dotnet new grpc -n GrpcService

We also need to configure the SSL trust:

dotnet dev-certs https --trust

Let’s open our new project in VS Code and see what was created. We can see that out of the box we get the following:

  • Protos folder
  • Services folder

Inside our Protos folder, we have a greet.proto file. As we mentioned before, the .proto file is the language-neutral way to define our APIs.

We can see from the file we have a Greeter  service and a SayHello method. Think about the Greeter service as a controller and the SayHello method as an action. The contents of the .proto file are shown below:

// Specify the latest schema that we can use
syntax = "proto3";

// define the name space for this proto usually its the same as
// our Grpc Server
option csharp_namespace = "GrpcService";

package greet;

// we can think of a service as a class
service Greeter {
  // Sends a greeting
  rpc SayHello (HelloRequest) returns (HelloReply);

// The request message is like a model in c#
// defining a property inside of it 
// the number is for the ordering of the property 
message HelloRequest {
  string name = 1;

// The response message containing the greetings.
message HelloReply {
  string message = 1;

The SayHello method takes a HelloRequest (which is a message) and returns a HelloReply (which is also a message).

Inside our GreeterService file, we can see we have a GreeterService class that inherits Greeter.GreeterBase, which is auto-generated code from the .proto file.

 In the SayHello method, we are taking a request (HelloRequest) and returning a response (HelloReply). These classes are also auto-generated for us from the .proto file.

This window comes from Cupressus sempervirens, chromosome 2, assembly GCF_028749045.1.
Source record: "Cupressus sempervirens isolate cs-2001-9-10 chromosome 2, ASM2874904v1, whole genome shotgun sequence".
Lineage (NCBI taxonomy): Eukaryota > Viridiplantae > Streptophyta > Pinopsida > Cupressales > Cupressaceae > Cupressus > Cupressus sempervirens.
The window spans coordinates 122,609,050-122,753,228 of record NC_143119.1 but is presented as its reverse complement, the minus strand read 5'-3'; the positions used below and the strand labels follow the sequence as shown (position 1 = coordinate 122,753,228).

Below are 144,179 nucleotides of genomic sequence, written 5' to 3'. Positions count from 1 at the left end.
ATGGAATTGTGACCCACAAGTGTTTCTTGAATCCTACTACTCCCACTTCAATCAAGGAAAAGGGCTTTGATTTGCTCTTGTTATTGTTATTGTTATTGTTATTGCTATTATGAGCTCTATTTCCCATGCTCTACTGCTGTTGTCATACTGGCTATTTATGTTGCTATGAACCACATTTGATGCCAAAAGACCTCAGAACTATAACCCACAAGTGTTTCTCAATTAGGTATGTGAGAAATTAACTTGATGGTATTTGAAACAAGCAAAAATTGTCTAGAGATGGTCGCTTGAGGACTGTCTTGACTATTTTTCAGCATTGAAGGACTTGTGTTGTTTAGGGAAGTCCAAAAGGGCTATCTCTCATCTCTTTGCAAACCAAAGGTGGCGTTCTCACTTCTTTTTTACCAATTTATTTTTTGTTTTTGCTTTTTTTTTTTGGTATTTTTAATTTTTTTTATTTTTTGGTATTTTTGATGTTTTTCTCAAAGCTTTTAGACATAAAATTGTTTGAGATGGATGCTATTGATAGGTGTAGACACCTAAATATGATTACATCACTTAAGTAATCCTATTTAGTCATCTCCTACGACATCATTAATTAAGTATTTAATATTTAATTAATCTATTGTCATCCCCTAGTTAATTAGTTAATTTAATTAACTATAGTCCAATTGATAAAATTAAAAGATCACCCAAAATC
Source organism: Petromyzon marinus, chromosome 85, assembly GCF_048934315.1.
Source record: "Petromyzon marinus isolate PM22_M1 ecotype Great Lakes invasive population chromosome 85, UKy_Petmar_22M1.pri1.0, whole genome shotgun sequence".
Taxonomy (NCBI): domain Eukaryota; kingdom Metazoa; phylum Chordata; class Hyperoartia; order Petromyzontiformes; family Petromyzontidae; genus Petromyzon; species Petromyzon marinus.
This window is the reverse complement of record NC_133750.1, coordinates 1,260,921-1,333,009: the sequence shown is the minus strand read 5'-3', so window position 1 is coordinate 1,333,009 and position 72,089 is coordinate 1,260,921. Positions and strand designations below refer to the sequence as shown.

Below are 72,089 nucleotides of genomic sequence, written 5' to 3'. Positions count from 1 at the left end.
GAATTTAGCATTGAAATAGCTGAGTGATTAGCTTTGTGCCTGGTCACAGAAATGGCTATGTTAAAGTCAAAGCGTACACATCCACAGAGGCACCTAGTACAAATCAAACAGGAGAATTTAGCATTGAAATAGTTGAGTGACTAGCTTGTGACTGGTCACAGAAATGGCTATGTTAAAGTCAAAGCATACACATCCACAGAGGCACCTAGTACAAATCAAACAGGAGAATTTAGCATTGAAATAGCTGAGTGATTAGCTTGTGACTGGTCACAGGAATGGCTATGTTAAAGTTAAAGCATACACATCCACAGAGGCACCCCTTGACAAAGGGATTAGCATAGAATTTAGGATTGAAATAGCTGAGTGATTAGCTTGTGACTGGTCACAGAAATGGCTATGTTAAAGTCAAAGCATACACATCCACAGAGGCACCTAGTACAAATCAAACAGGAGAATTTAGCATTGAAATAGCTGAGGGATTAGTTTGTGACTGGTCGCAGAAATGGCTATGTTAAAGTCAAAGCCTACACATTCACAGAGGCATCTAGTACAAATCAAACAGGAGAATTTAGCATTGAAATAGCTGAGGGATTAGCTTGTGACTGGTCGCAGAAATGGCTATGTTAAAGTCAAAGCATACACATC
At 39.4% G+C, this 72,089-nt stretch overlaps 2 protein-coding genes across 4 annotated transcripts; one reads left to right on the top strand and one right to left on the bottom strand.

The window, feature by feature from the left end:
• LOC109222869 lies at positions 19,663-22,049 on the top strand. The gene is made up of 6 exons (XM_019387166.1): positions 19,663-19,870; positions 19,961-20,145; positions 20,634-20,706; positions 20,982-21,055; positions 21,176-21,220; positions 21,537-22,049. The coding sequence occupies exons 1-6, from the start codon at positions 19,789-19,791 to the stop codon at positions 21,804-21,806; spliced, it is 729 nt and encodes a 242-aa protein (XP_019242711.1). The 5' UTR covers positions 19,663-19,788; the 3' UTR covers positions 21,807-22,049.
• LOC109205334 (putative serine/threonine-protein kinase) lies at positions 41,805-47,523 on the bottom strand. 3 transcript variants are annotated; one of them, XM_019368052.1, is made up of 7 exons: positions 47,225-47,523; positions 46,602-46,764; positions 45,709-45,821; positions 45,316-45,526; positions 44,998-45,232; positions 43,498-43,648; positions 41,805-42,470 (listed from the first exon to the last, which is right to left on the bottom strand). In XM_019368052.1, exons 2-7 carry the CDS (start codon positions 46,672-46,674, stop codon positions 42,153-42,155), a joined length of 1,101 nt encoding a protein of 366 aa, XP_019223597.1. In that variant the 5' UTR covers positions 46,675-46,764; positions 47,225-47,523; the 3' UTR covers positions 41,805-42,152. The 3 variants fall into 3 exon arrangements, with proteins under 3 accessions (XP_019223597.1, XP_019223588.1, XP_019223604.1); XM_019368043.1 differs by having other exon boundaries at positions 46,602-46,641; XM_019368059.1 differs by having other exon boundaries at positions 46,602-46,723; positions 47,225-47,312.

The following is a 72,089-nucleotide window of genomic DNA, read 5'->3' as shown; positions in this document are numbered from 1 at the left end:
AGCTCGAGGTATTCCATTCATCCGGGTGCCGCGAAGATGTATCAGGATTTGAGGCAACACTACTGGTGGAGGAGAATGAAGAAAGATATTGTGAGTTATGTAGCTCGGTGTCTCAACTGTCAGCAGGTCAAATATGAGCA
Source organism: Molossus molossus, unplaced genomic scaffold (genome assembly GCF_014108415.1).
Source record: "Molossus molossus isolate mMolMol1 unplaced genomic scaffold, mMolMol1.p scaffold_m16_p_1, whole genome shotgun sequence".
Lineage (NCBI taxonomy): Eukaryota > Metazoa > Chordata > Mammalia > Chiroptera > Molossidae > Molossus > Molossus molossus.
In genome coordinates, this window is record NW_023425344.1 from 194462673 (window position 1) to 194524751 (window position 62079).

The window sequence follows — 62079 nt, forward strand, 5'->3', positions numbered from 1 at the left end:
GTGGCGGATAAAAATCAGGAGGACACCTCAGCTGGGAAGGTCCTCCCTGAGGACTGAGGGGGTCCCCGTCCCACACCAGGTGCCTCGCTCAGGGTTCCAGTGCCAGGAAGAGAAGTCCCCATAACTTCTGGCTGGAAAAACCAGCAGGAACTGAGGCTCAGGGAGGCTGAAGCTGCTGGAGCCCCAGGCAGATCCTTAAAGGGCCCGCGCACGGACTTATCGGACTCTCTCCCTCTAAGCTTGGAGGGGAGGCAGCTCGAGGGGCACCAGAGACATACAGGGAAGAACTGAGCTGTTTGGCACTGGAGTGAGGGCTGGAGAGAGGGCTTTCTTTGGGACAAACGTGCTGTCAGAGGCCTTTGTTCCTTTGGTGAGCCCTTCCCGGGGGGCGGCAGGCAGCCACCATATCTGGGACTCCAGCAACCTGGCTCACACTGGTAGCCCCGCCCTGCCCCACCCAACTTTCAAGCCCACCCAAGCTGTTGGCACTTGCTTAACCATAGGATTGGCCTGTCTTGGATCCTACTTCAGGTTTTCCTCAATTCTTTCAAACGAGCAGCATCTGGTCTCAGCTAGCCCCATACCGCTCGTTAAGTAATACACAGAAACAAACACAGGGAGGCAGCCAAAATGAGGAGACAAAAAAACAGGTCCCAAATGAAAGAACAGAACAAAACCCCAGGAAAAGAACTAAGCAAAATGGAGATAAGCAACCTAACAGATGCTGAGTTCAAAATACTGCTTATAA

Basically, code generation is responsible for generating the files for us based on the .proto file definition. gRPC is doing all of the heavy-lifting in generating, routing, and serializing the code for us. All we need to do is implement the base class and override the implementations of the method.

Let’s try running our gRPC service:

dotnet run

We can see from the result in the auto-generated endpoint that we cannot use gRPC as we use the REST client from a web browser. In this case, we need to create a gRPC client to be able to communicate with the service. gRPC also requires the .proto file for our client, since it’s a contract-First RPC framework. Currently our web browser doesn't know anything about the client (we don’t have a .proto file), so it doesn't know how to process requests.

Let’s create our custom .proto file called customers.proto. This file must be created inside our Protos folder, with the following content:

syntax = "proto3";

option csharp_namespace = "GrpcService";

package customers;

service Customer {
    rpc GetCustomerInfo (CustomerFindModel) returns (CustomerDataModel);

message CustomerFindModel {
    int32 userId = 1; // bool, int32, float, double, string

message CustomerDataModel {
    string firstName = 1;
    string lastName = 2;

Once you save the file above, we need to add it to the .csproj file:

  <Protobuf Include="Protos\\customers.proto" GrpcServices="Server" />

Now we need to build our application:

dotnet build

The next step is to add our CustomerService class inside our Services folder and update its content as follows:

public class CustomerService : Customer.CustomerBase
    private readonly ILogger<CustomerService> _logger;
    public CustomerService(ILogger<CustomerService> logger)
        _logger = logger;

    public override Task<CustomerDataModel> GetCustomerInfo(CustomerFindModel request, ServerCallContext context)
       CustomerDataModel result = new CustomerDataModel();

        // This is a sample code for demo
        // in real life scenarios this information should be fetched from the database
        // no data should be hardcoded in the application
       if(request.UserId == 1) {
           result.FirstName = "Mohamad";
           result.LastName = "Lawand";